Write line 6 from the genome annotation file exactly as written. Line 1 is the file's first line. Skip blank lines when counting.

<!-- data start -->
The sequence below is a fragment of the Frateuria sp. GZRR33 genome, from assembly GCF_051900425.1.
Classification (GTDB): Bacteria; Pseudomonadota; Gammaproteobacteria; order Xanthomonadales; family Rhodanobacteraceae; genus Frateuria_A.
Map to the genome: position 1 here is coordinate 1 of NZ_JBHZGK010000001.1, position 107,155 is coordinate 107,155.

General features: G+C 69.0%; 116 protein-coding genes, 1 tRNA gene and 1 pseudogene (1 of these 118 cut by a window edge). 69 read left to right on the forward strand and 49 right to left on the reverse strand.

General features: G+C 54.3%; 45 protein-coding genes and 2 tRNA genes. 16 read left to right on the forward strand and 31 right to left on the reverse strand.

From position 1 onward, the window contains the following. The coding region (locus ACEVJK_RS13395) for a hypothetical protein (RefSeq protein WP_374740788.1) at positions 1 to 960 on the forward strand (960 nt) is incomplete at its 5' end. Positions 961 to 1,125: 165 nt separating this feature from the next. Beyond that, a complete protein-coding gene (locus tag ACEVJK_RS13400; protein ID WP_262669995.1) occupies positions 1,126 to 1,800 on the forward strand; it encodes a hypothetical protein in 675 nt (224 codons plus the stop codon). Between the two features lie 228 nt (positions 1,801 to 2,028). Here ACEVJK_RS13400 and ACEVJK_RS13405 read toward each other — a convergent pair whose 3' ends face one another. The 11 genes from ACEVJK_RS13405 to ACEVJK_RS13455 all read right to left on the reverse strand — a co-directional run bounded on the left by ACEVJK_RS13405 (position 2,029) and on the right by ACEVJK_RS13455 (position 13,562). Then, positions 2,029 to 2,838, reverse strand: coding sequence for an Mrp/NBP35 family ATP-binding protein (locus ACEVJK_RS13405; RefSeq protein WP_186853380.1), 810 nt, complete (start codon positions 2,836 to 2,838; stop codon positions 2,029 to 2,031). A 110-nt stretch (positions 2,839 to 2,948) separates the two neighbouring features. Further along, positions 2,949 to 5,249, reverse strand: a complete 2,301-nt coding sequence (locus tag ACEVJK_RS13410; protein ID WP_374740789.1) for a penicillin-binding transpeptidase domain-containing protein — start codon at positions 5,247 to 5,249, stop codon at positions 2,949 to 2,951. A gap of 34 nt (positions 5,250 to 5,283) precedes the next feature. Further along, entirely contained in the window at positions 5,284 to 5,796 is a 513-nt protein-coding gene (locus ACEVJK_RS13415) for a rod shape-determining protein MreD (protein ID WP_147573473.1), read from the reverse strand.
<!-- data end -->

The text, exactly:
From position 1 onward, the window contains the following. The coding region (locus ACEVJK_RS13395) for a hypothetical protein (RefSeq protein WP_374740788.1) at positions 1 to 960 on the forward strand (960 nt) is incomplete at its 5' end. Positions 961 to 1,125: 165 nt separating this feature from the next. Beyond that, a complete protein-coding gene (locus tag ACEVJK_RS13400; protein ID WP_262669995.1) occupies positions 1,126 to 1,800 on the forward strand; it encodes a hypothetical protein in 675 nt (224 codons plus the stop codon). Between the two features lie 228 nt (positions 1,801 to 2,028). Here ACEVJK_RS13400 and ACEVJK_RS13405 read toward each other — a convergent pair whose 3' ends face one another. The 11 genes from ACEVJK_RS13405 to ACEVJK_RS13455 all read right to left on the reverse strand — a co-directional run bounded on the left by ACEVJK_RS13405 (position 2,029) and on the right by ACEVJK_RS13455 (position 13,562). Then, positions 2,029 to 2,838, reverse strand: coding sequence for an Mrp/NBP35 family ATP-binding protein (locus ACEVJK_RS13405; RefSeq protein WP_186853380.1), 810 nt, complete (start codon positions 2,836 to 2,838; stop codon positions 2,029 to 2,031). A 110-nt stretch (positions 2,839 to 2,948) separates the two neighbouring features. Further along, positions 2,949 to 5,249, reverse strand: a complete 2,301-nt coding sequence (locus tag ACEVJK_RS13410; protein ID WP_374740789.1) for a penicillin-binding transpeptidase domain-containing protein — start codon at positions 5,247 to 5,249, stop codon at positions 2,949 to 2,951. A gap of 34 nt (positions 5,250 to 5,283) precedes the next feature. Further along, entirely contained in the window at positions 5,284 to 5,796 is a 513-nt protein-coding gene (locus ACEVJK_RS13415) for a rod shape-determining protein MreD (protein ID WP_147573473.1), read from the reverse strand.